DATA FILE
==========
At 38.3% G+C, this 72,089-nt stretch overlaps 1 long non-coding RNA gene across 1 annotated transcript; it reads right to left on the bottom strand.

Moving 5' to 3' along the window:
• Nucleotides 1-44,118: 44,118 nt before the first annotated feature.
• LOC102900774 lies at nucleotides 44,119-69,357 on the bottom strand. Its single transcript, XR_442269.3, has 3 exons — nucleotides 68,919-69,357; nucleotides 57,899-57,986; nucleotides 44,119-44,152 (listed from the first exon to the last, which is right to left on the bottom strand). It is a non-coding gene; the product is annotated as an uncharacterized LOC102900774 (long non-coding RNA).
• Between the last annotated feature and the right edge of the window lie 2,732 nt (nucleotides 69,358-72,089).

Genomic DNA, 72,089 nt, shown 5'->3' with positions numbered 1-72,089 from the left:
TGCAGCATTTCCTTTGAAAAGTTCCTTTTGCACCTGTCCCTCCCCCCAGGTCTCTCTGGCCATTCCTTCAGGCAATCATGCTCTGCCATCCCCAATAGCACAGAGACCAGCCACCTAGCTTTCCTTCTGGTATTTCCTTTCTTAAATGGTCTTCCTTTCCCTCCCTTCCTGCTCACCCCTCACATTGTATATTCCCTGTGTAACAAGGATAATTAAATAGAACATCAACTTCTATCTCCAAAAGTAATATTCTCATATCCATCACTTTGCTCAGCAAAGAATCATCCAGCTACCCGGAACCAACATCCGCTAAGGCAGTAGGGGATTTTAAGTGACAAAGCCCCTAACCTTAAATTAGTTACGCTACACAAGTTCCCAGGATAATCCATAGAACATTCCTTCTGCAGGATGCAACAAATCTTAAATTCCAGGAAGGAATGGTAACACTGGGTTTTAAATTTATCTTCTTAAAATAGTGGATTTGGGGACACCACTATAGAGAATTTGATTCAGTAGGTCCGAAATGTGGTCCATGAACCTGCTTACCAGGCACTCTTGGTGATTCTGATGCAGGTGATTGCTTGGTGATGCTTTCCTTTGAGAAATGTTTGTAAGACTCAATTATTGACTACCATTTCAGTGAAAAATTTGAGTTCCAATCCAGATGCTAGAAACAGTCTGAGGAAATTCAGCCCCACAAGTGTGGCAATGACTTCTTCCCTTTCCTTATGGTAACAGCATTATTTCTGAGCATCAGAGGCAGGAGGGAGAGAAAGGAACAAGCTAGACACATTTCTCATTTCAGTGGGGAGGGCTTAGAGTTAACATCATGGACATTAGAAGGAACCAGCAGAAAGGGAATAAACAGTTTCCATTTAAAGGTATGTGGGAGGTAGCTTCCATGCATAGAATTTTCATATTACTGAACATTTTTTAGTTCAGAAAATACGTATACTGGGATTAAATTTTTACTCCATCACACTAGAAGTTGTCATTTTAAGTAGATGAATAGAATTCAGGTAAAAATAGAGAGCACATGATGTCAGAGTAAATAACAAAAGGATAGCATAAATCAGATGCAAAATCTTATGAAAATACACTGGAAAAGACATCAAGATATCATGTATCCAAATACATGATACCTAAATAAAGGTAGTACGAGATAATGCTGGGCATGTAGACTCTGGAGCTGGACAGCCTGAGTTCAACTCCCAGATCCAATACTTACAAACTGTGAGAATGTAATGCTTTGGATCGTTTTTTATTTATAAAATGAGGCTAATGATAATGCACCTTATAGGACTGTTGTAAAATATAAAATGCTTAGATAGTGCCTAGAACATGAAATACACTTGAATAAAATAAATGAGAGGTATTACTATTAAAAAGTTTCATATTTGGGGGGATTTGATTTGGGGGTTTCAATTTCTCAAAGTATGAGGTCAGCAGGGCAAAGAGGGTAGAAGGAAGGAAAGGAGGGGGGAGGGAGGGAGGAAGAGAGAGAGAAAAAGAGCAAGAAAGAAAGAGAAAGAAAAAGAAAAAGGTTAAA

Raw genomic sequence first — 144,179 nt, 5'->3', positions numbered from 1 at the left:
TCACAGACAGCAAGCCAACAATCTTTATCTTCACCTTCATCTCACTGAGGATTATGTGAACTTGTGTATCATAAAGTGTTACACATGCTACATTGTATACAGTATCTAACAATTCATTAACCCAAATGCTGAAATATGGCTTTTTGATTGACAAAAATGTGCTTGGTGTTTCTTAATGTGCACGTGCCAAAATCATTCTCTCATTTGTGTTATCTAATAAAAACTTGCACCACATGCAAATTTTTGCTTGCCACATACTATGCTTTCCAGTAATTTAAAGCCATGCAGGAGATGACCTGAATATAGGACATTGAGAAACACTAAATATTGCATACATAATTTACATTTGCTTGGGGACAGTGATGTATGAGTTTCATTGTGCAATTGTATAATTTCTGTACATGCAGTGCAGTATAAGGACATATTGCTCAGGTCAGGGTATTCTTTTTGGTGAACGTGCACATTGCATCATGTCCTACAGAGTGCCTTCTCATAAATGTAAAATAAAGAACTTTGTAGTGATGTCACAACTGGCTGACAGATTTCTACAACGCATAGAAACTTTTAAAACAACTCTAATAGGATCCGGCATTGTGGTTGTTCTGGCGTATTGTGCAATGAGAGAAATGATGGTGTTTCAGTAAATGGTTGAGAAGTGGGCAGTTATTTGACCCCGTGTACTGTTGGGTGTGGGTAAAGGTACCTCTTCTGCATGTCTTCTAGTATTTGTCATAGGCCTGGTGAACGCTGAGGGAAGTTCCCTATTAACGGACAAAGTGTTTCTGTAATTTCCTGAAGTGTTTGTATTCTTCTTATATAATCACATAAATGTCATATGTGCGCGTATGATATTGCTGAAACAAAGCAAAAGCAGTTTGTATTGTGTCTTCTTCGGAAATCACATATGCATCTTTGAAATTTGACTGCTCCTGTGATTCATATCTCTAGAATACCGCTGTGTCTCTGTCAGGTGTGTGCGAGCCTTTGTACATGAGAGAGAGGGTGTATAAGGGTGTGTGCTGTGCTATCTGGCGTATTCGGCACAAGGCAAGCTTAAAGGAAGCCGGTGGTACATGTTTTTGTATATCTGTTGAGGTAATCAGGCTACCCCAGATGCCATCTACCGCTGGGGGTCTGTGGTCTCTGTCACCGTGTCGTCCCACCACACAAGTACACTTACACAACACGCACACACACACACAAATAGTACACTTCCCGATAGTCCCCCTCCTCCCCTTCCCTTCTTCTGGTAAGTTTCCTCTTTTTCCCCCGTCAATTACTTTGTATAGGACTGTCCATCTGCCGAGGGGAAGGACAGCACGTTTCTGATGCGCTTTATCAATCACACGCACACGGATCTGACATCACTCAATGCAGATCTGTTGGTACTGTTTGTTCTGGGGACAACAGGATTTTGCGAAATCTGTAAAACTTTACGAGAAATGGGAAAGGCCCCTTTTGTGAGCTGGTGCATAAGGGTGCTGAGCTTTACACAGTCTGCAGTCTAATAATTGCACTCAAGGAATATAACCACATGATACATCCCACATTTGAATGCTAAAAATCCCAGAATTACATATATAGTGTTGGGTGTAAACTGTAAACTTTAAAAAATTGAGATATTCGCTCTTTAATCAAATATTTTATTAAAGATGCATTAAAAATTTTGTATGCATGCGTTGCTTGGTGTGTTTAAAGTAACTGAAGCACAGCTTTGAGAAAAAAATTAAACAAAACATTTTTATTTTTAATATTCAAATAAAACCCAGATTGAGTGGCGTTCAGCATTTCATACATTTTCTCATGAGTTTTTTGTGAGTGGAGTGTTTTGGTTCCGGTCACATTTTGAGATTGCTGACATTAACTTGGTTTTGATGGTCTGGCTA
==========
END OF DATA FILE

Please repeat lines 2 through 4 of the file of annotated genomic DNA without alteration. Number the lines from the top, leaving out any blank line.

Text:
Moving 5' to 3' along the window:
• Nucleotides 1-44,118: 44,118 nt before the first annotated feature.
• LOC102900774 lies at nucleotides 44,119-69,357 on the bottom strand. Its single transcript, XR_442269.3, has 3 exons — nucleotides 68,919-69,357; nucleotides 57,899-57,986; nucleotides 44,119-44,152 (listed from the first exon to the last, which is right to left on the bottom strand). It is a non-coding gene; the product is annotated as an uncharacterized LOC102900774 (long non-coding RNA).